Abstract

http://ssrn.com/abstract=2015191
 


 



What are Over-the-Road Truckers Paid For? Evidence from an Exogenous Regulatory Change on the Role of Social Comparisons and Work Organization in Wage Determination


Stephen V. Burks


University of Minnesota, Morris - Division of Social Science; Institute for the Study of Labor (IZA); Center for Decision Research and Experimental Economics (CeDEx); Center for Transportation Studies, University of Minnesota

Frederick Guy


University of London - Birkbeck College


IZA Discussion Paper No. 6375

Abstract:     
Using evidence from recent work on truckers and disaggregated older data prior researchers did not have, we revisit a classic topic and find some new answers. We focus on differentials in average annual earnings at the firm level among mileage-paid over-the-road tractor-trailer drivers ("road drivers") employed by US for-hire trucking companies, before and after economic deregulation. Road driver output is individualized, and pay is on the basis of a piece rate (mileage). However, road drivers work under two distinct logistical systems – less-than-truckload [LTL], and truckload [TL] – associated with two different forms of work organization. We find that – contrary to the predictions of Rose (1987) – not only are road drivers for LTL companies paid more than those for TL companies, but in LTL the union earnings premium was maintained following deregulation and union coverage fell slowly, while in TL both the union differential and union coverage fell sharply. We review relevant theoretical explanations: payment for cognitive abilities or non-pecuniary disamenities; standard efficiency wage models based on independent utilities; sharing of product market rents; equity concerns resulting from social comparisons between employee groups; and differences in work organization as a source of union rents or quasi-rents. Only equity concerns, for the LTL earnings differential, and quasi rents (but not a union threat effect, contrary to Henrickson and Wilson (2008)), for union coverage and premium in LTL, are consistent with our empirical results. Both earnings differentials are based on differences in work organization, rather than differences in the workers or the work itself.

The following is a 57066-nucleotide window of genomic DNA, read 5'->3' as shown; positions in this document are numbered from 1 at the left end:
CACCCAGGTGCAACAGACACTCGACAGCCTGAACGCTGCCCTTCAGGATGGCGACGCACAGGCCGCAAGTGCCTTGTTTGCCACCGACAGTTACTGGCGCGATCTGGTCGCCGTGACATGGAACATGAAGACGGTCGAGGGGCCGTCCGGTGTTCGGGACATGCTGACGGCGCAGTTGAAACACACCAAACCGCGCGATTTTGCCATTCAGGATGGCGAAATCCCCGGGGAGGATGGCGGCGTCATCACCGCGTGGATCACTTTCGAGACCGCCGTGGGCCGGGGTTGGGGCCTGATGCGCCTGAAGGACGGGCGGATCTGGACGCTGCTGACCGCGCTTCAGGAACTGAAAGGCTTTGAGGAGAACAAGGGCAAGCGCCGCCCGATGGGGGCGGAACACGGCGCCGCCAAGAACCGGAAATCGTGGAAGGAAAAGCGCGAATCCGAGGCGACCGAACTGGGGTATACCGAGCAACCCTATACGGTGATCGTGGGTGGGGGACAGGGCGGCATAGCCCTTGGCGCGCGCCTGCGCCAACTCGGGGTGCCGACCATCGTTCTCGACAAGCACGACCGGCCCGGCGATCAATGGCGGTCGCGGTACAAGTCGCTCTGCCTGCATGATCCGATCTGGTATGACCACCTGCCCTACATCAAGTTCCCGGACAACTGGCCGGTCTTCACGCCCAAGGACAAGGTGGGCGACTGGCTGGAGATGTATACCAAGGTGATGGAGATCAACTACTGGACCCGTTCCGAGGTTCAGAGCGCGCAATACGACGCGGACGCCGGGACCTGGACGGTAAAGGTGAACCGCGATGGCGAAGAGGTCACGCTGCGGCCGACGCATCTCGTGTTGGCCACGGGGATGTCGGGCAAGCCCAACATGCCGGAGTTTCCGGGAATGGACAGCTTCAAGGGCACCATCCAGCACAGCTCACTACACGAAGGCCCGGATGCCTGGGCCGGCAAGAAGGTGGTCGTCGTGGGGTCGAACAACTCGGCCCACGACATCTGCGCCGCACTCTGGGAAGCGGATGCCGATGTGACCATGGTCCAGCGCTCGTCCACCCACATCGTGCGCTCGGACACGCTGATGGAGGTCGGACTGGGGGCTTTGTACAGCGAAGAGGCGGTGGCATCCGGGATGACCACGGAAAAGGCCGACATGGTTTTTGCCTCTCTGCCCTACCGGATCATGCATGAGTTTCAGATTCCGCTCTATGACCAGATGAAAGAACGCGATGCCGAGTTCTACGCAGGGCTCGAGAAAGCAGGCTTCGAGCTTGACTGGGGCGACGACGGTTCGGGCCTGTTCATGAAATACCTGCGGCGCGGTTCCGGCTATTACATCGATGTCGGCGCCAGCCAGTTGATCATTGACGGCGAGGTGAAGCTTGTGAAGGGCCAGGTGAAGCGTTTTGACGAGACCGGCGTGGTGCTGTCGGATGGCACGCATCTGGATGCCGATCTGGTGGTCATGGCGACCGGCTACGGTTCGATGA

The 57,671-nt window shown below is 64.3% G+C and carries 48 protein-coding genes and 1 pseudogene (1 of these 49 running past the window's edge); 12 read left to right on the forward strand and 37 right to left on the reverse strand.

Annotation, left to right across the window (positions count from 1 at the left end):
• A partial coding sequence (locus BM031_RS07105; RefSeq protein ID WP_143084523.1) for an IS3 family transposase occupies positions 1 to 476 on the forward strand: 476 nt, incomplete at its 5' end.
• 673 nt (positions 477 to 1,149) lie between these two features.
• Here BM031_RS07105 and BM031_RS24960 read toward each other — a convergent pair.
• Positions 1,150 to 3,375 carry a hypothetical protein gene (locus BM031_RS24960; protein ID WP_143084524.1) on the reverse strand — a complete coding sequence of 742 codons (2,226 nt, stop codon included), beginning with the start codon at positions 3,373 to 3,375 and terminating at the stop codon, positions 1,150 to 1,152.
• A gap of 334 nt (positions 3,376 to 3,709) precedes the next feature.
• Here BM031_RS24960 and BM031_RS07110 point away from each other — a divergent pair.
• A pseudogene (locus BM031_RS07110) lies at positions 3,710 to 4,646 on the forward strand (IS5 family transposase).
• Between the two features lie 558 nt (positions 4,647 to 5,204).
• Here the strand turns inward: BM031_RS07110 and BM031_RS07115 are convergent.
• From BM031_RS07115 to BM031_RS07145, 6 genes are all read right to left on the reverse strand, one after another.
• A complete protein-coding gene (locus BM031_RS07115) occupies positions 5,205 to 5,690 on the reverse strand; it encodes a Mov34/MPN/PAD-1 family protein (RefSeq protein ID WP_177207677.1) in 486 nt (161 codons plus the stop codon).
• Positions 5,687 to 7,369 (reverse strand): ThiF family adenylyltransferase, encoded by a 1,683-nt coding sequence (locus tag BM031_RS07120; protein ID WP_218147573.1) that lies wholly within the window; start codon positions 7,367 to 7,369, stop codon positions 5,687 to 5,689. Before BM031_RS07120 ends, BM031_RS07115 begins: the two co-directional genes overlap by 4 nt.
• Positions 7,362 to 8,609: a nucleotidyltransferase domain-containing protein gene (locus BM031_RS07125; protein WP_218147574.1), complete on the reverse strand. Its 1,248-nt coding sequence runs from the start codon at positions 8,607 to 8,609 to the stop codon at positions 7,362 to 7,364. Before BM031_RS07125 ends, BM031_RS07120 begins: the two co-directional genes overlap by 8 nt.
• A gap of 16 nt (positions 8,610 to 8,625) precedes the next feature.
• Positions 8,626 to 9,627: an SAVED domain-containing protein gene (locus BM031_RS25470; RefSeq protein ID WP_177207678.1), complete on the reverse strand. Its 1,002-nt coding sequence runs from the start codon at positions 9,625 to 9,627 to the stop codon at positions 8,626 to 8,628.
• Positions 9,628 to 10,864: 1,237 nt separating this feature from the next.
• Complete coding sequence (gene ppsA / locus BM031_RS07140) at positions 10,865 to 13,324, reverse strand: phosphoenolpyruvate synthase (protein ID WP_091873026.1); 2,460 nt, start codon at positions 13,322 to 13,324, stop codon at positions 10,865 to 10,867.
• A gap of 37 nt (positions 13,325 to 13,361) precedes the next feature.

Number of Pages in PDF File: 38

Keywords: fair wage, equity, compensating differential, cognitive ability, quasi-rent, rent-sharing, work organization, trucking, trucker, less-than-truckload (LTL), truckload (TL), regulation, deregulation, union premium

JEL Classification: J31, J42, L92

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Date posted: March 3, 2012  

Suggested Citation

Burks, Stephen V. and Guy, Frederick, What are Over-the-Road Truckers Paid For? Evidence from an Exogenous Regulatory Change on the Role of Social Comparisons and Work Organization in Wage Determination. IZA Discussion Paper No. 6375. Available at SSRN: http://ssrn.com/abstract=2015191

Contact Information

Stephen V. Burks (Contact Author)
University of Minnesota, Morris - Division of Social Science ( email )
600 East 4th St.
Morris, MN 56267
United States
320-589-6191 (Phone)
320-589-4234 (Fax)
HOME PAGE: http://www.morris.umn.edu/academics/truckingproject/
Institute for the Study of Labor (IZA)
P.O. Box 7240
Bonn, D-53072
Germany
HOME PAGE: http://www.iza.org/en/webcontent/personnel/photos/index_html?key=1883

Center for Decision Research and Experimental Economics (CeDEx) ( email )
University Park
Nottingham, NG7 2RD
United Kingdom
HOME PAGE: http://www.nottingham.ac.uk/cedex/people/external/index.aspx
Center for Transportation Studies, University of Minnesota ( email )
200 Transportation & Safety Bldg.
511 Washington Ave. SE
Minneapolis, MN
United States
612-626-1077 (Phone)
612-625-6381 (Fax)
HOME PAGE: http://www.cts.umn.edu/
Frederick Guy
University of London - Birkbeck College ( email )
Malet Street
London, WC1E 7HX
United Kingdom
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